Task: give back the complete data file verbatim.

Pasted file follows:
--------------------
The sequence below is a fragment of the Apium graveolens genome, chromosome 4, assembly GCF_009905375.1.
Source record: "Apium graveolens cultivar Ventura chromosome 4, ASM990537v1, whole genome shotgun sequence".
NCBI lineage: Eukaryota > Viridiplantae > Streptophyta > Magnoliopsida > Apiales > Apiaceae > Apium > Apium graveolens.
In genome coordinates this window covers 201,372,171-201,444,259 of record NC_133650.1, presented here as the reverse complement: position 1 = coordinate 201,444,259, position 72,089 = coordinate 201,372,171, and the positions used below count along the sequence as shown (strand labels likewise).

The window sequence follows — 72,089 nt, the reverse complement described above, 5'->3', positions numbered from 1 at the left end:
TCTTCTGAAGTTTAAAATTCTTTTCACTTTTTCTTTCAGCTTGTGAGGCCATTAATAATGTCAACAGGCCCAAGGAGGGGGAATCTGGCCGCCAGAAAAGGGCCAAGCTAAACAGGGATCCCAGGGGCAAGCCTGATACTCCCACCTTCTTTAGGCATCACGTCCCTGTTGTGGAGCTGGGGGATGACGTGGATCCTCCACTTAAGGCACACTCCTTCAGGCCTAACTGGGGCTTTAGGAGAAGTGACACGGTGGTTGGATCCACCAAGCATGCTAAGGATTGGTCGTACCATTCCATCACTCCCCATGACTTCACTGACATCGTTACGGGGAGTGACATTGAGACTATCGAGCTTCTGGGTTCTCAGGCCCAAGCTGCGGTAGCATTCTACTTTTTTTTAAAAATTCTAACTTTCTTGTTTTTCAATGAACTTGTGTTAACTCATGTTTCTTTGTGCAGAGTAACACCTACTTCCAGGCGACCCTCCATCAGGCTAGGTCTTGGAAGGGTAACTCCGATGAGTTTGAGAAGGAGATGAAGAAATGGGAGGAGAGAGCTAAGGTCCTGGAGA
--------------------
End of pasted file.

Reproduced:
The sequence below is a fragment of the Apium graveolens genome, chromosome 4, assembly GCF_009905375.1.
Source record: "Apium graveolens cultivar Ventura chromosome 4, ASM990537v1, whole genome shotgun sequence".
NCBI lineage: Eukaryota > Viridiplantae > Streptophyta > Magnoliopsida > Apiales > Apiaceae > Apium > Apium graveolens.
In genome coordinates this window covers 201,372,171-201,444,259 of record NC_133650.1, presented here as the reverse complement: position 1 = coordinate 201,444,259, position 72,089 = coordinate 201,372,171, and the positions used below count along the sequence as shown (strand labels likewise).

The window sequence follows — 72,089 nt, the reverse complement described above, 5'->3', positions numbered from 1 at the left end:
TCTTCTGAAGTTTAAAATTCTTTTCACTTTTTCTTTCAGCTTGTGAGGCCATTAATAATGTCAACAGGCCCAAGGAGGGGGAATCTGGCCGCCAGAAAAGGGCCAAGCTAAACAGGGATCCCAGGGGCAAGCCTGATACTCCCACCTTCTTTAGGCATCACGTCCCTGTTGTGGAGCTGGGGGATGACGTGGATCCTCCACTTAAGGCACACTCCTTCAGGCCTAACTGGGGCTTTAGGAGAAGTGACACGGTGGTTGGATCCACCAAGCATGCTAAGGATTGGTCGTACCATTCCATCACTCCCCATGACTTCACTGACATCGTTACGGGGAGTGACATTGAGACTATCGAGCTTCTGGGTTCTCAGGCCCAAGCTGCGGTAGCATTCTACTTTTTTTTAAAAATTCTAACTTTCTTGTTTTTCAATGAACTTGTGTTAACTCATGTTTCTTTGTGCAGAGTAACACCTACTTCCAGGCGACCCTCCATCAGGCTAGGTCTTGGAAGGGTAACTCCGATGAGTTTGAGAAGGAGATGAAGAAATGGGAGGAGAGAGCTAAGGTCCTGGAGA